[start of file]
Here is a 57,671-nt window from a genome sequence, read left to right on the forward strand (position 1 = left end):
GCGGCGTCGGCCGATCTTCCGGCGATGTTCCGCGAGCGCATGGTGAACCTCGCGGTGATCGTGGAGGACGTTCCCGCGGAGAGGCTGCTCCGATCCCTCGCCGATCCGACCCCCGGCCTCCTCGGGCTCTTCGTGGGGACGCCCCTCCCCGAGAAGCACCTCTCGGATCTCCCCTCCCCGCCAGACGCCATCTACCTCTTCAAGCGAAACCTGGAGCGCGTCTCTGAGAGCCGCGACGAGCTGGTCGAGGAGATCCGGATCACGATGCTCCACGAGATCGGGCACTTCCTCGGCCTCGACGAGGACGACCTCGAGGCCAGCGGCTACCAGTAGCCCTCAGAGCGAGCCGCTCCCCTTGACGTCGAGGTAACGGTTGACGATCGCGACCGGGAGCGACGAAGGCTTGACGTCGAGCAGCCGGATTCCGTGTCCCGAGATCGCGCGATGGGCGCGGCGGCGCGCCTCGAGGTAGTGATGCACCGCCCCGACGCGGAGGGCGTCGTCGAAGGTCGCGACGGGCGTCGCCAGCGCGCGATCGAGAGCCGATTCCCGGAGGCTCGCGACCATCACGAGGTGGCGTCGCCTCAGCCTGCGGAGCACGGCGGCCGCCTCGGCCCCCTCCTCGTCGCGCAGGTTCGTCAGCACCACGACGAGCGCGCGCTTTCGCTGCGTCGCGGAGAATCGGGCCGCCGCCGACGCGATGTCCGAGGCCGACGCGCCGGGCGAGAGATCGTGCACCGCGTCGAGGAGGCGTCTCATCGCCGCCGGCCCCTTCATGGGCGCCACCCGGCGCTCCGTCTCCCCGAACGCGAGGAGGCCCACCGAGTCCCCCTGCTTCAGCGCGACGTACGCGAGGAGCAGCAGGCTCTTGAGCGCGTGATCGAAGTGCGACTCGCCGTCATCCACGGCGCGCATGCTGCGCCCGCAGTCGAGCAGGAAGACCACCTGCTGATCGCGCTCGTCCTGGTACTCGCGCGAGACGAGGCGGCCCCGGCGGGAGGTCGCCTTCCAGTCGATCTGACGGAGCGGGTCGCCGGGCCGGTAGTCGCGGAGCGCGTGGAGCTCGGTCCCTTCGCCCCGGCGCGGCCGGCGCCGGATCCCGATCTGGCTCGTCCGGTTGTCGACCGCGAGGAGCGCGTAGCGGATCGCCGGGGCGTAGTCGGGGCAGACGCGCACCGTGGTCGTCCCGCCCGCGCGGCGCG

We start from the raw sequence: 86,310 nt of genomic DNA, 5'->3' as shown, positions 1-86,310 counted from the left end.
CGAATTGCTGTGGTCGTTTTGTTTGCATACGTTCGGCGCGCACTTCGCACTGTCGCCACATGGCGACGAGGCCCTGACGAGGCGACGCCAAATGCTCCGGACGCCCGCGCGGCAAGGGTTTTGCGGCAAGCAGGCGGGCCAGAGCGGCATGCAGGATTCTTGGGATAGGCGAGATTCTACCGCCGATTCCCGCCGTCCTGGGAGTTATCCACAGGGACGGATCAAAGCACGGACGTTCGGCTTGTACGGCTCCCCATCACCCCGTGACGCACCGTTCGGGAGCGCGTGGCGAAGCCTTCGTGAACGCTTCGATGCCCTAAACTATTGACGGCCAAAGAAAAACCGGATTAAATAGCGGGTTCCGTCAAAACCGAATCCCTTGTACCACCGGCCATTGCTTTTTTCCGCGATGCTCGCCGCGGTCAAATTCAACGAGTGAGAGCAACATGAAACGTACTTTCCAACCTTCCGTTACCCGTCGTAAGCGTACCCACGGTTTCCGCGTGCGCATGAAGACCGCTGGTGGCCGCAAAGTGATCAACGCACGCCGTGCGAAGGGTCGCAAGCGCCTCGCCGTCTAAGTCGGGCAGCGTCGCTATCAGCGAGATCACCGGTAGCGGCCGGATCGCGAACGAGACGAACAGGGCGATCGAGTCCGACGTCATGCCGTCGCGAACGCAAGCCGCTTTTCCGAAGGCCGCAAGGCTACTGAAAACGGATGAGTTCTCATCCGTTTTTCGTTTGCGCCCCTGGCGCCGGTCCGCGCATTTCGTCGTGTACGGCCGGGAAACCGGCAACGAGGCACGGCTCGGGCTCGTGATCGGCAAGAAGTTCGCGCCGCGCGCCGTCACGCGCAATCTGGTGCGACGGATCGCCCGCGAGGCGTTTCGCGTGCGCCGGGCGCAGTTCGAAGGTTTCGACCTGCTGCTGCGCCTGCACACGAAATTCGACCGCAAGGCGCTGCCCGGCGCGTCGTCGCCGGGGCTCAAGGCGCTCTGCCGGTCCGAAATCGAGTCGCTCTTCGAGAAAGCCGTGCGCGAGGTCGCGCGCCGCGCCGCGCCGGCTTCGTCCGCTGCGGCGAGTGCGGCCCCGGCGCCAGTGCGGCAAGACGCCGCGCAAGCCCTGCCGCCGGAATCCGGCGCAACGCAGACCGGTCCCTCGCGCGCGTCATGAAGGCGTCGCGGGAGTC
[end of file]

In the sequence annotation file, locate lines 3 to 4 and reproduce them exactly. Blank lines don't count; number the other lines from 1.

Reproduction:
We start from the raw sequence: 86,310 nt of genomic DNA, 5'->3' as shown, positions 1-86,310 counted from the left end.
CGAATTGCTGTGGTCGTTTTGTTTGCATACGTTCGGCGCGCACTTCGCACTGTCGCCACATGGCGACGAGGCCCTGACGAGGCGACGCCAAATGCTCCGGACGCCCGCGCGGCAAGGGTTTTGCGGCAAGCAGGCGGGCCAGAGCGGCATGCAGGATTCTTGGGATAGGCGAGATTCTACCGCCGATTCCCGCCGTCCTGGGAGTTATCCACAGGGACGGATCAAAGCACGGACGTTCGGCTTGTACGGCTCCCCATCACCCCGTGACGCACCGTTCGGGAGCGCGTGGCGAAGCCTTCGTGAACGCTTCGATGCCCTAAACTATTGACGGCCAAAGAAAAACCGGATTAAATAGCGGGTTCCGTCAAAACCGAATCCCTTGTACCACCGGCCATTGCTTTTTTCCGCGATGCTCGCCGCGGTCAAATTCAACGAGTGAGAGCAACATGAAACGTACTTTCCAACCTTCCGTTACCCGTCGTAAGCGTACCCACGGTTTCCGCGTGCGCATGAAGACCGCTGGTGGCCGCAAAGTGATCAACGCACGCCGTGCGAAGGGTCGCAAGCGCCTCGCCGTCTAAGTCGGGCAGCGTCGCTATCAGCGAGATCACCGGTAGCGGCCGGATCGCGAACGAGACGAACAGGGCGATCGAGTCCGACGTCATGCCGTCGCGAACGCAAGCCGCTTTTCCGAAGGCCGCAAGGCTACTGAAAACGGATGAGTTCTCATCCGTTTTTCGTTTGCGCCCCTGGCGCCGGTCCGCGCATTTCGTCGTGTACGGCCGGGAAACCGGCAACGAGGCACGGCTCGGGCTCGTGATCGGCAAGAAGTTCGCGCCGCGCGCCGTCACGCGCAATCTGGTGCGACGGATCGCCCGCGAGGCGTTTCGCGTGCGCCGGGCGCAGTTCGAAGGTTTCGACCTGCTGCTGCGCCTGCACACGAAATTCGACCGCAAGGCGCTGCCCGGCGCGTCGTCGCCGGGGCTCAAGGCGCTCTGCCGGTCCGAAATCGAGTCGCTCTTCGAGAAAGCCGTGCGCGAGGTCGCGCGCCGCGCCGCGCCGGCTTCGTCCGCTGCGGCGAGTGCGGCCCCGGCGCCAGTGCGGCAAGACGCCGCGCAAGCCCTGCCGCCGGAATCCGGCGCAACGCAGACCGGTCCCTCGCGCGCGTCATGAAGGCGTCGCGGGAGTC